Hummingbirds have long beaks and tongues that allow them to reach nectar from long, tubular flowers, which is their preferred shape. They can see the color red, unlike bees, and are drawn to bright shades of red, orange, purple, and pink. Try adding a hummingbird feeder for extra incentive.

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Remember to avoid using pesticides while pollinators are active as this can cause damage. Also, planting various colors and shapes with different flowering times in clumps is a great way to vary and increase the number of species that stop by. Read more about pollinators below:

It’s officially summer and July 4th is creeping up! Have you been pruning your shrubs? Spring flowering shrubs should generally be pruned immediately after flowering, using the end of June to July 4th as your cut-off date. Not sure exactly which varieties apply? See below!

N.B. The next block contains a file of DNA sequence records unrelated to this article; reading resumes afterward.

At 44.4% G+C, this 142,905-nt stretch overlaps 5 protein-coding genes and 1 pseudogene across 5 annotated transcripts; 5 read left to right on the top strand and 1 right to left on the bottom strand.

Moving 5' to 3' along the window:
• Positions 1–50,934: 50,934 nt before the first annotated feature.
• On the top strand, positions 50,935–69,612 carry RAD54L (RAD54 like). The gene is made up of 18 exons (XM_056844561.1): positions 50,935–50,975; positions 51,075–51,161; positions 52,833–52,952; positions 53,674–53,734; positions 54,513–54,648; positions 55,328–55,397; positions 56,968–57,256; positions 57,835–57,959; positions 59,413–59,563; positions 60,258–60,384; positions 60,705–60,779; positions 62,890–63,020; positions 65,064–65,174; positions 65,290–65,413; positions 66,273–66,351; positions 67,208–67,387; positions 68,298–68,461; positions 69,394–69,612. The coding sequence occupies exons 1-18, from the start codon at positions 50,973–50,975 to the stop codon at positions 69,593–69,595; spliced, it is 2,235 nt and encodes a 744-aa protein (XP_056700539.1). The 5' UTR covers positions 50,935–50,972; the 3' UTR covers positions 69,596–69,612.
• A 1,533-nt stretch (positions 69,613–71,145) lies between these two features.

Spring Flowering Shrubs

Make sure to prune the following after they flower and before July 4th:  

Pruning Tips

David Austin Roses

In the early 1950s, David Austin set out to create a more beautiful rose. Sixty years on, this simple objective remains. Rose breeding is often described as being as much an art as a science. All David Austin roses have a collective style and reflect one man’s vision. All have beautiful blooms and in most cases, wonderful fragrance held on graceful attractive shrubs. A garden of these outstanding roses is hard to beat for the sheer exuberance of flowers and fragrance.

Today, most of our growing is still carried out by hand, just as it was at the very beginning. Every plant that we sell has been hand-budded, a traditional and intricate skill carried out by our experts millions of times each year.

We made sure we have the best David Austin selection around… you have told us these roses are amazing and we listened. If you haven’t seen these impressive bloomers, you need to! Climbers and shrub roses are available.